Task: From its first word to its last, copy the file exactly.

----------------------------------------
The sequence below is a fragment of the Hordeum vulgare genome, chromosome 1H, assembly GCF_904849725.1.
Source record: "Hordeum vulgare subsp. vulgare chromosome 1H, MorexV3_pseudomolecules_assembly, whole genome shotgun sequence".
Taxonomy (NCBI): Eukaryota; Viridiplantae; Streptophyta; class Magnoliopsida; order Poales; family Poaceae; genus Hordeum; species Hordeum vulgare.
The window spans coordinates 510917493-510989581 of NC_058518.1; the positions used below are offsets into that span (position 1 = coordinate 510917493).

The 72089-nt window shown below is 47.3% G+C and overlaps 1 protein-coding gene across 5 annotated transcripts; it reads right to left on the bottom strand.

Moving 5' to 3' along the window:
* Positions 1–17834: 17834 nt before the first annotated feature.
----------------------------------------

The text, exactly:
The sequence below is a fragment of the Hordeum vulgare genome, chromosome 1H, assembly GCF_904849725.1.
Source record: "Hordeum vulgare subsp. vulgare chromosome 1H, MorexV3_pseudomolecules_assembly, whole genome shotgun sequence".
Taxonomy (NCBI): Eukaryota; Viridiplantae; Streptophyta; class Magnoliopsida; order Poales; family Poaceae; genus Hordeum; species Hordeum vulgare.
The window spans coordinates 510917493-510989581 of NC_058518.1; the positions used below are offsets into that span (position 1 = coordinate 510917493).

The 72089-nt window shown below is 47.3% G+C and overlaps 1 protein-coding gene across 5 annotated transcripts; it reads right to left on the bottom strand.

Moving 5' to 3' along the window:
* Positions 1–17834: 17834 nt before the first annotated feature.